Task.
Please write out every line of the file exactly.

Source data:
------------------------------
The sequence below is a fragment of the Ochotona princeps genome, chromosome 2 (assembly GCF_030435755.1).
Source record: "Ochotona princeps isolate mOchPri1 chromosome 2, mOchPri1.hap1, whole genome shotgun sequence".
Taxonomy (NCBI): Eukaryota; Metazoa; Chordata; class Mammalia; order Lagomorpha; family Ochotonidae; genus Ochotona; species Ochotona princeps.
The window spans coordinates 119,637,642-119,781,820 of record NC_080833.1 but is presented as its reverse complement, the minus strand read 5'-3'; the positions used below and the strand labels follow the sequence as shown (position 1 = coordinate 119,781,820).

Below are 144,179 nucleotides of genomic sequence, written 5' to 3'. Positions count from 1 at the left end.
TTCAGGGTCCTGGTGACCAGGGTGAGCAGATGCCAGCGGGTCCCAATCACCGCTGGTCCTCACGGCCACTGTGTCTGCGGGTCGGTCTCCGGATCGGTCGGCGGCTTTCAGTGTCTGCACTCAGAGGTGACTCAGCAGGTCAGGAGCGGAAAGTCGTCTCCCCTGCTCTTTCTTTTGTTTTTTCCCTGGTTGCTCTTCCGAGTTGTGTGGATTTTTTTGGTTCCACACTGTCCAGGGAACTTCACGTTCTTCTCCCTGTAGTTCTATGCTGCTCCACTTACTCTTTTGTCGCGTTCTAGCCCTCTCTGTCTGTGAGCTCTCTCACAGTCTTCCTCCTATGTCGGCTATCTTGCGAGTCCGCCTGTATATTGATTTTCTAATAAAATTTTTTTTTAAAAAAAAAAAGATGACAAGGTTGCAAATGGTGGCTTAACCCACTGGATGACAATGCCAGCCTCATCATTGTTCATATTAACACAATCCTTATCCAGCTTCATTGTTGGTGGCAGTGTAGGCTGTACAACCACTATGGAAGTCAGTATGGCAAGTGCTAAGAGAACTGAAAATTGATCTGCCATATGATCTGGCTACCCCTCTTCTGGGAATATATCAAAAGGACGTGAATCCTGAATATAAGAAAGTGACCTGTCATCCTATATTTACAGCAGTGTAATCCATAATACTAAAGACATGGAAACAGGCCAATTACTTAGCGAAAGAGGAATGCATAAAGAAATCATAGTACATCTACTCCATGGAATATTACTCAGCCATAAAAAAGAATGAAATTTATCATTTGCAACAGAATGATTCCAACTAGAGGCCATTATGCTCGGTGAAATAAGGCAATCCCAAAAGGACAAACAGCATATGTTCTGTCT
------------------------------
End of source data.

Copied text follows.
The sequence below is a fragment of the Ochotona princeps genome, chromosome 2 (assembly GCF_030435755.1).
Source record: "Ochotona princeps isolate mOchPri1 chromosome 2, mOchPri1.hap1, whole genome shotgun sequence".
Taxonomy (NCBI): Eukaryota; Metazoa; Chordata; class Mammalia; order Lagomorpha; family Ochotonidae; genus Ochotona; species Ochotona princeps.
The window spans coordinates 119,637,642-119,781,820 of record NC_080833.1 but is presented as its reverse complement, the minus strand read 5'-3'; the positions used below and the strand labels follow the sequence as shown (position 1 = coordinate 119,781,820).

Below are 144,179 nucleotides of genomic sequence, written 5' to 3'. Positions count from 1 at the left end.
TTCAGGGTCCTGGTGACCAGGGTGAGCAGATGCCAGCGGGTCCCAATCACCGCTGGTCCTCACGGCCACTGTGTCTGCGGGTCGGTCTCCGGATCGGTCGGCGGCTTTCAGTGTCTGCACTCAGAGGTGACTCAGCAGGTCAGGAGCGGAAAGTCGTCTCCCCTGCTCTTTCTTTTGTTTTTTCCCTGGTTGCTCTTCCGAGTTGTGTGGATTTTTTTGGTTCCACACTGTCCAGGGAACTTCACGTTCTTCTCCCTGTAGTTCTATGCTGCTCCACTTACTCTTTTGTCGCGTTCTAGCCCTCTCTGTCTGTGAGCTCTCTCACAGTCTTCCTCCTATGTCGGCTATCTTGCGAGTCCGCCTGTATATTGATTTTCTAATAAAATTTTTTTTTAAAAAAAAAAAGATGACAAGGTTGCAAATGGTGGCTTAACCCACTGGATGACAATGCCAGCCTCATCATTGTTCATATTAACACAATCCTTATCCAGCTTCATTGTTGGTGGCAGTGTAGGCTGTACAACCACTATGGAAGTCAGTATGGCAAGTGCTAAGAGAACTGAAAATTGATCTGCCATATGATCTGGCTACCCCTCTTCTGGGAATATATCAAAAGGACGTGAATCCTGAATATAAGAAAGTGACCTGTCATCCTATATTTACAGCAGTGTAATCCATAATACTAAAGACATGGAAACAGGCCAATTACTTAGCGAAAGAGGAATGCATAAAGAAATCATAGTACATCTACTCCATGGAATATTACTCAGCCATAAAAAAGAATGAAATTTATCATTTGCAACAGAATGATTCCAACTAGAGGCCATTATGCTCGGTGAAATAAGGCAATCCCAAAAGGACAAACAGCATATGTTCTGTCT